- The National Crisis Summit can further explore how being safe at home also links to legislative change, including family violence intervention orders which are currently being made consistent, recognised and effective across jurisdictions as started by Labor in the National Plan.
5. Establishing greater perpetrator accountability mechanisms.
- Long term strategies for interrupting violent behaviours through information sharing, combined with research to increase our knowledge of how perpetrators track through these systems and the effectiveness of risk assessment systems.
- Consistent national standards for behavioural programs, sharing of best practice and continual evaluation of their effectiveness.
- Further, supporting greater understanding and responses to the correlation and impact of alcohol and drug abuse on incidence of family violence is important.
6. Addressing fragmented responses to family violence.
- Develop better measures progress in the response to family violence.
- Mutually recognised and consistent intervention orders.
- Better sharing of best practice and ensure states and territories commit to resourcing death review processes: a mistake that costs a woman or child their life should not be made twice.
- Implementation of continued training for NDIS and other disability and aged care providers. We call on the Government to ensure that resources are dedicated to this through the NDIS Sector Development Fund and appropriate aged care programs.
- Mental health policies and programs for victims and perpetrators.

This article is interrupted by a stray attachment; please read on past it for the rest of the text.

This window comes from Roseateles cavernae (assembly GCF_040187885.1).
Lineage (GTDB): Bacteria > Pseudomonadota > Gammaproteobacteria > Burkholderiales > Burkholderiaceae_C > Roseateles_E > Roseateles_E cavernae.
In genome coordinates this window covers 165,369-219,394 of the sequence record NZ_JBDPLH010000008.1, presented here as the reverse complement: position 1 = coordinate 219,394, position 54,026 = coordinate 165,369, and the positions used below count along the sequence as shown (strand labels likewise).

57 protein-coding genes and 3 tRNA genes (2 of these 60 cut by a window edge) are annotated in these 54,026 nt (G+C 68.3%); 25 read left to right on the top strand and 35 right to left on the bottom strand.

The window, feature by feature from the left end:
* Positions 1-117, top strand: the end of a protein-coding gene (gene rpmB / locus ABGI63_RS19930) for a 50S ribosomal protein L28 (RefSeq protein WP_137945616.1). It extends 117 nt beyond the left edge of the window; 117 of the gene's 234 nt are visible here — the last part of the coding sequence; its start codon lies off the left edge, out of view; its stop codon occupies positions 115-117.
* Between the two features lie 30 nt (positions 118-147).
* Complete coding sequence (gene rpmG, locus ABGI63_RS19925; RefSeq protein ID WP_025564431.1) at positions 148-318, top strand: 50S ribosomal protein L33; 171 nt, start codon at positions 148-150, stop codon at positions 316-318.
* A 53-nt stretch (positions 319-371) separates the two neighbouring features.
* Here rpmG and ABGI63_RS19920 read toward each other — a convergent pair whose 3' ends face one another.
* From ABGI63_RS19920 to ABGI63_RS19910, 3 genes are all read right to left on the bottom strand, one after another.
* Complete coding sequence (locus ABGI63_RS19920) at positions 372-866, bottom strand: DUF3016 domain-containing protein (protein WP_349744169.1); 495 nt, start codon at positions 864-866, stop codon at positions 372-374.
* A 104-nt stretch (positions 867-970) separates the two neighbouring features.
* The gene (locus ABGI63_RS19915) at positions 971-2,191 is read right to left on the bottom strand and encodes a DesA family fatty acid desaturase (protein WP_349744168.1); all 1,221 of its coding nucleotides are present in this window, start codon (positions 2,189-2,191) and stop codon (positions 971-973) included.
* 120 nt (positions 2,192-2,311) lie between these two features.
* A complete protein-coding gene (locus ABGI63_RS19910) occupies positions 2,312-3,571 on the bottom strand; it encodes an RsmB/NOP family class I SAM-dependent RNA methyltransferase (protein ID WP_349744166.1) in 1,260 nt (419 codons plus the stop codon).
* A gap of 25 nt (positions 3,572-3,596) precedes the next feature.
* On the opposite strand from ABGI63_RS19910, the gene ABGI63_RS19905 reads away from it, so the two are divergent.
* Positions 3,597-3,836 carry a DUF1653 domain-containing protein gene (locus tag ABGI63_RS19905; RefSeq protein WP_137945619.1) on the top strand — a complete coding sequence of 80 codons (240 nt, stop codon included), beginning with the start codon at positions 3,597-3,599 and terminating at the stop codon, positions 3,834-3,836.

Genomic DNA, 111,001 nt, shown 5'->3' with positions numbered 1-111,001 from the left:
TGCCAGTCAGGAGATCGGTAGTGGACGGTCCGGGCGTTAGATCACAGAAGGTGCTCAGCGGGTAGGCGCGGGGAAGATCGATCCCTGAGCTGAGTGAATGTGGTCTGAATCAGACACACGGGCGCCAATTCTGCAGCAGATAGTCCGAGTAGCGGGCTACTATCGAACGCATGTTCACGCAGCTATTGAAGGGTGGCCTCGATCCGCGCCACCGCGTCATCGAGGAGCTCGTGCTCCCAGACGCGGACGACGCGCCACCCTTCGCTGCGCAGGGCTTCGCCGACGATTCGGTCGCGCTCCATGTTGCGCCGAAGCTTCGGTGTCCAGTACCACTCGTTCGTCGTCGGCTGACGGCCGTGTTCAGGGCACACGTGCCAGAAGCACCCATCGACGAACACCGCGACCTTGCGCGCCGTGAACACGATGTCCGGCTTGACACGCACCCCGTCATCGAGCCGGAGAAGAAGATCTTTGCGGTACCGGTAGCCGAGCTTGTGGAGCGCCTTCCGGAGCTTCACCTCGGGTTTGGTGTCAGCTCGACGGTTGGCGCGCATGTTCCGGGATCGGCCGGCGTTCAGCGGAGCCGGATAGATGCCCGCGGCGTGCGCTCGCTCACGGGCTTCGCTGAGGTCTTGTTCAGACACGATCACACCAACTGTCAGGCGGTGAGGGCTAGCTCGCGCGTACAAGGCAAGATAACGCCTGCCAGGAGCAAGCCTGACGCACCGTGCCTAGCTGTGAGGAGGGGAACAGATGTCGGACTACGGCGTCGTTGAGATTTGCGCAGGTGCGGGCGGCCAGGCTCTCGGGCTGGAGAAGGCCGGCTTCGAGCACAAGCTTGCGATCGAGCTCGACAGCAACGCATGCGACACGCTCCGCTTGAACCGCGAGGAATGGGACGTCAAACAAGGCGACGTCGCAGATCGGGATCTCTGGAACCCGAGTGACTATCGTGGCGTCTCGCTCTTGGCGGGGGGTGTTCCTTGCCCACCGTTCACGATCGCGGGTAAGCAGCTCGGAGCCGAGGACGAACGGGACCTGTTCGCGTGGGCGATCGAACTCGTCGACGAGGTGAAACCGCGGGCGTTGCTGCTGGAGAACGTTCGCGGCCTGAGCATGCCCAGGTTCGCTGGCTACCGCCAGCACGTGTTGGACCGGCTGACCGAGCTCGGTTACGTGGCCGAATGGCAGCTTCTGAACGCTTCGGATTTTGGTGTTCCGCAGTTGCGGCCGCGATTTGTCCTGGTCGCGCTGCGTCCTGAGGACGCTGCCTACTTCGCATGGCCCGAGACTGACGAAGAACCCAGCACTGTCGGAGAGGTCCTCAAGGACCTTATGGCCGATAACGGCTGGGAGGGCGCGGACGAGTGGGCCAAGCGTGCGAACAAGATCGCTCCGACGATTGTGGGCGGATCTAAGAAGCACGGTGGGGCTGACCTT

7. Preventing family violence in the first place through attitudinal change.
- Properly resource the objectives of the National Plan to Reduce Violence against Women and Children, including recognition of the National Primary Prevention Framework currently being developed by OurWATCh, Australian National Research Organisation for Women’s Safety (ANROWS) and VicHealth by mid-2015.
- Continued support for programs in schools, sporting clubs, workplaces and the media that promote respectful relationships and address gender prejudice. This should include programs that go beyond the school gate and engage young people, for example via social media. National standards and better evaluation could assist drive more effective programs.
- Work with the States and Territories develop best practice approaches to prevention and early intervention including through enhancing the immediacy of accountability and intervention orders, engaging men in community conversation and promoting the importance and value of culture in combatting unequal attitudes towards women.
- The development of a national gender equality framework to tackle the key causes of violence against women, build respectful relationships and improve gender equality. Respect between men and women can address the attitudes that support violence. The development of a framework would require a new Federal-State agreement to progress action, with the COAG Select Council on Women’s Issues disbanded in December 2013.